Commentary
12:18 pm
Mon October 21, 2013

Slayton: Hub Vogelman

Hubert “Hub” Vogelmann, who died recently, was one of Vermont’s true environmental pioneers.

Hub was a scientist, a botanist to be specific, and was head of the University of Vermont’s Botany Department for many years.

He was also a really nice man, a scholar who never seemed scholarly, with a winning smile that could disarm any opponent, a gentle sense of humor, and a wealth of factual scientific information that he used skillfully to protect Vermont’s environment.

He came to Vermont with a doctorate in botany in 1955, when conservation organizations were few and far between, and joined other Vermonters who loved the natural world – people like state Sen. Arthur Gibb, Peg Garland, Gov. Deane Davis, and farmer Justin Brande -- to found and shape Vermont’s environmental movement.

He co-founded the Vermont chapter of the Nature Conservancy to help protect Shelburne Pond, and subsequently helped create an inventory of important natural areas throughout Vermont that focussed Vermont’s early conservation efforts. He was a founding member of the Vermont Natural Resources Council, and through his teaching at UVM, he helped educate and inspire a generation of young environmental scientists.

However, he will probably be remembered longest for his work high on the flank of Vermont’s most iconic mountain: Camel’s Hump.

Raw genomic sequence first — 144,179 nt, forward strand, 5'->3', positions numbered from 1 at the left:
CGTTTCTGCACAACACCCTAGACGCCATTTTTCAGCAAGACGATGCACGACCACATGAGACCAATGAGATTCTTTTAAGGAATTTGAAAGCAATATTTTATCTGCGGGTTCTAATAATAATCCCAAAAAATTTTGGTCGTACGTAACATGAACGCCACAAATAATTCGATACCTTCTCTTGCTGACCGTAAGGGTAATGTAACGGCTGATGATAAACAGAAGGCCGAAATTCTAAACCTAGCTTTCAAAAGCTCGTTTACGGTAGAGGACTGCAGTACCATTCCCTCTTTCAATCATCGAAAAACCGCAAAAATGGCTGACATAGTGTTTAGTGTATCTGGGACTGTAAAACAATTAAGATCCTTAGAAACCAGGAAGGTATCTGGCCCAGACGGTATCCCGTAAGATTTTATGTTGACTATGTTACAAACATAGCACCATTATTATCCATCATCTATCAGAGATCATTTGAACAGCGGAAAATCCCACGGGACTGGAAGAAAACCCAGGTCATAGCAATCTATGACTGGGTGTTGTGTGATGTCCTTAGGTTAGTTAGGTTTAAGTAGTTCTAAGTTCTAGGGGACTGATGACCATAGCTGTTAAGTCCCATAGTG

Hub Vogelmann loved the Green Mountains, especially the Hump, and that is where he conducted the botanical research in the 1960s and 1970s that helped document the devastation of red spruce high on the mountain’s sides… trees that had been healthy for decades were beginning to wither and die; young trees failed to thrive. Gaps began to appear in the high mountain forest.

The most likely culprit, he and others realized, was acid rain – a product of industrial stacks in the Midwest and gasoline engine exhaust from virtually everywhere.

The work that Hub Vogelmann and his students did on the mountain established a baseline that proved the forest was dying. Politicians from Washington and reporters from all over the country came to climb the mountain with the genial UVM botanist. The national furor that followed brought changes to the Clean Air Act that helped mitigate the damage done by acid rain. His research also laid the groundwork for Act 250’s ban on development above 2,500 feet.

But just as important was the scientific lesson that Hub helped establish – that environmental science had to focus, not on individual plants or trees or even habitats, but on whole systems, and that the actions of human beings had an effect on those natural systems. Therefore, humankind had to act to forge a solution.

In that he was, as Thomas Siccama, his first graduate student, has noted, the heir to Rachel Carson and Vermont environmentalist George Perkins Marsh.

Hub Vogelmann’s scientific rigor and his devotion to the Green Mountains combined to forge an environmental truth that will endure. As Vermont’s mountains today face new threats, we should remember this good man’s great example in using scientific facts to defend those mountains.

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